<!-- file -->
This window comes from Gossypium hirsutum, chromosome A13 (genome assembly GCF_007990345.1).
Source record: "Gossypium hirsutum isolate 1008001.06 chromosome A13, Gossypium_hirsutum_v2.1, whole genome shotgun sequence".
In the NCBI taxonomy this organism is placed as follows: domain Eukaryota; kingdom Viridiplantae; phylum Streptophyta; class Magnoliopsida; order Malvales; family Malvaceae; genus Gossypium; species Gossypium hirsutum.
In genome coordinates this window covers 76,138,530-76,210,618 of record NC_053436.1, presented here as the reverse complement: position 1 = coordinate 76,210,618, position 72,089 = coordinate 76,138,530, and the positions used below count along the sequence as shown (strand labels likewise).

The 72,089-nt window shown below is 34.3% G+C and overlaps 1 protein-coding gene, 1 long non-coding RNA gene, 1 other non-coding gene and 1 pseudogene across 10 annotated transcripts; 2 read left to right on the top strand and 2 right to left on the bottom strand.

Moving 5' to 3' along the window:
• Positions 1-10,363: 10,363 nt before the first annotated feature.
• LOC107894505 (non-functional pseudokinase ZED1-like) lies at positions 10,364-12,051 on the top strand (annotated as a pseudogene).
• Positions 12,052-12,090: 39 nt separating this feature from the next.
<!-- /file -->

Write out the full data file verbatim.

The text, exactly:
This window comes from Gossypium hirsutum, chromosome A13 (genome assembly GCF_007990345.1).
Source record: "Gossypium hirsutum isolate 1008001.06 chromosome A13, Gossypium_hirsutum_v2.1, whole genome shotgun sequence".
In the NCBI taxonomy this organism is placed as follows: domain Eukaryota; kingdom Viridiplantae; phylum Streptophyta; class Magnoliopsida; order Malvales; family Malvaceae; genus Gossypium; species Gossypium hirsutum.
In genome coordinates this window covers 76,138,530-76,210,618 of record NC_053436.1, presented here as the reverse complement: position 1 = coordinate 76,210,618, position 72,089 = coordinate 76,138,530, and the positions used below count along the sequence as shown (strand labels likewise).

The 72,089-nt window shown below is 34.3% G+C and overlaps 1 protein-coding gene, 1 long non-coding RNA gene, 1 other non-coding gene and 1 pseudogene across 10 annotated transcripts; 2 read left to right on the top strand and 2 right to left on the bottom strand.

Moving 5' to 3' along the window:
• Positions 1-10,363: 10,363 nt before the first annotated feature.
• LOC107894505 (non-functional pseudokinase ZED1-like) lies at positions 10,364-12,051 on the top strand (annotated as a pseudogene).
• Positions 12,052-12,090: 39 nt separating this feature from the next.